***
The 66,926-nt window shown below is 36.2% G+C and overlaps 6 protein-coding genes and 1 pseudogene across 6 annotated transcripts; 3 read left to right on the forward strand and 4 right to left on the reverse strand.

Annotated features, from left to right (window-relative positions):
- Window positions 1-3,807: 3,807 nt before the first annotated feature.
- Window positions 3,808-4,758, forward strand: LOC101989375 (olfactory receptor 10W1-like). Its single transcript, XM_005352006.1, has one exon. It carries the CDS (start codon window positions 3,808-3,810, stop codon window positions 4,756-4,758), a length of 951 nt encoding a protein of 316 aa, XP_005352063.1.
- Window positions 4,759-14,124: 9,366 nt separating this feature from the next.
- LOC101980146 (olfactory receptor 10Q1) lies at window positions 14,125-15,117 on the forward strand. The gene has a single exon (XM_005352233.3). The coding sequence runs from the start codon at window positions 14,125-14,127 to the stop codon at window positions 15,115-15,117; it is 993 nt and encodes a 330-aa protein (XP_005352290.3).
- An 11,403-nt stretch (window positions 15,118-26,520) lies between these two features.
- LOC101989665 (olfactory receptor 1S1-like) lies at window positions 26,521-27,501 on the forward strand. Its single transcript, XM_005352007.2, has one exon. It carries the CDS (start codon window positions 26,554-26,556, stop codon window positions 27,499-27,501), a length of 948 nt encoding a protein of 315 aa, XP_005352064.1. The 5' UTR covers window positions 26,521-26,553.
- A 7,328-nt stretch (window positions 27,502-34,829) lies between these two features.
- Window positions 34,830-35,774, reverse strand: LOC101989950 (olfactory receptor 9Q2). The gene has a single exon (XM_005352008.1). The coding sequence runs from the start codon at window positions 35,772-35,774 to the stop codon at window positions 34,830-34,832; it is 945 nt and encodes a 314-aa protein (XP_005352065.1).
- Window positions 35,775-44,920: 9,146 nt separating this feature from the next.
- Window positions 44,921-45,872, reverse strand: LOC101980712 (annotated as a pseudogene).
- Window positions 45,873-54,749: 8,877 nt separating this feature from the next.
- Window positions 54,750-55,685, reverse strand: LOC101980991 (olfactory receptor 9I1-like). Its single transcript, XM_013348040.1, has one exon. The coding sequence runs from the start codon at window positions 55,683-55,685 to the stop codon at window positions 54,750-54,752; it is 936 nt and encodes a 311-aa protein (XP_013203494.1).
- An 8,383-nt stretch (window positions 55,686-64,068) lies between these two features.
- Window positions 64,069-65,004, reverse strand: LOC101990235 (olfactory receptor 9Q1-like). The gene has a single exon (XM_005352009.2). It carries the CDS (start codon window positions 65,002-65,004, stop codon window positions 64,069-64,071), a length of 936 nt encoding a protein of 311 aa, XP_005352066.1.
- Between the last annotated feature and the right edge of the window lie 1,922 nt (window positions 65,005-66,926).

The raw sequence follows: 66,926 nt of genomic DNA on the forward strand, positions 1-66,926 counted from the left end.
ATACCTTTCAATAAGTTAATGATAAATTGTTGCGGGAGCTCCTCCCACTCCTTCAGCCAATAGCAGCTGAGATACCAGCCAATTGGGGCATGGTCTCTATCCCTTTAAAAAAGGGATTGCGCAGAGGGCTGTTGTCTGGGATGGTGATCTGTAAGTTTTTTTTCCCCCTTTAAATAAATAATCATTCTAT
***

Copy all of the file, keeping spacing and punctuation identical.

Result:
The 66,926-nt window shown below is 36.2% G+C and overlaps 6 protein-coding genes and 1 pseudogene across 6 annotated transcripts; 3 read left to right on the forward strand and 4 right to left on the reverse strand.

Annotated features, from left to right (window-relative positions):
- Window positions 1-3,807: 3,807 nt before the first annotated feature.
- Window positions 3,808-4,758, forward strand: LOC101989375 (olfactory receptor 10W1-like). Its single transcript, XM_005352006.1, has one exon. It carries the CDS (start codon window positions 3,808-3,810, stop codon window positions 4,756-4,758), a length of 951 nt encoding a protein of 316 aa, XP_005352063.1.
- Window positions 4,759-14,124: 9,366 nt separating this feature from the next.
- LOC101980146 (olfactory receptor 10Q1) lies at window positions 14,125-15,117 on the forward strand. The gene has a single exon (XM_005352233.3). The coding sequence runs from the start codon at window positions 14,125-14,127 to the stop codon at window positions 15,115-15,117; it is 993 nt and encodes a 330-aa protein (XP_005352290.3).
- An 11,403-nt stretch (window positions 15,118-26,520) lies between these two features.
- LOC101989665 (olfactory receptor 1S1-like) lies at window positions 26,521-27,501 on the forward strand. Its single transcript, XM_005352007.2, has one exon. It carries the CDS (start codon window positions 26,554-26,556, stop codon window positions 27,499-27,501), a length of 948 nt encoding a protein of 315 aa, XP_005352064.1. The 5' UTR covers window positions 26,521-26,553.
- A 7,328-nt stretch (window positions 27,502-34,829) lies between these two features.
- Window positions 34,830-35,774, reverse strand: LOC101989950 (olfactory receptor 9Q2). The gene has a single exon (XM_005352008.1). The coding sequence runs from the start codon at window positions 35,772-35,774 to the stop codon at window positions 34,830-34,832; it is 945 nt and encodes a 314-aa protein (XP_005352065.1).
- Window positions 35,775-44,920: 9,146 nt separating this feature from the next.
- Window positions 44,921-45,872, reverse strand: LOC101980712 (annotated as a pseudogene).
- Window positions 45,873-54,749: 8,877 nt separating this feature from the next.
- Window positions 54,750-55,685, reverse strand: LOC101980991 (olfactory receptor 9I1-like). Its single transcript, XM_013348040.1, has one exon. The coding sequence runs from the start codon at window positions 55,683-55,685 to the stop codon at window positions 54,750-54,752; it is 936 nt and encodes a 311-aa protein (XP_013203494.1).
- An 8,383-nt stretch (window positions 55,686-64,068) lies between these two features.
- Window positions 64,069-65,004, reverse strand: LOC101990235 (olfactory receptor 9Q1-like). The gene has a single exon (XM_005352009.2). It carries the CDS (start codon window positions 65,002-65,004, stop codon window positions 64,069-64,071), a length of 936 nt encoding a protein of 311 aa, XP_005352066.1.
- Between the last annotated feature and the right edge of the window lie 1,922 nt (window positions 65,005-66,926).

The raw sequence follows: 66,926 nt of genomic DNA on the forward strand, positions 1-66,926 counted from the left end.
ATACCTTTCAATAAGTTAATGATAAATTGTTGCGGGAGCTCCTCCCACTCCTTCAGCCAATAGCAGCTGAGATACCAGCCAATTGGGGCATGGTCTCTATCCCTTTAAAAAAGGGATTGCGCAGAGGGCTGTTGTCTGGGATGGTGATCTGTAAGTTTTTTTTCCCCCTTTAAATAAATAATCATTCTAT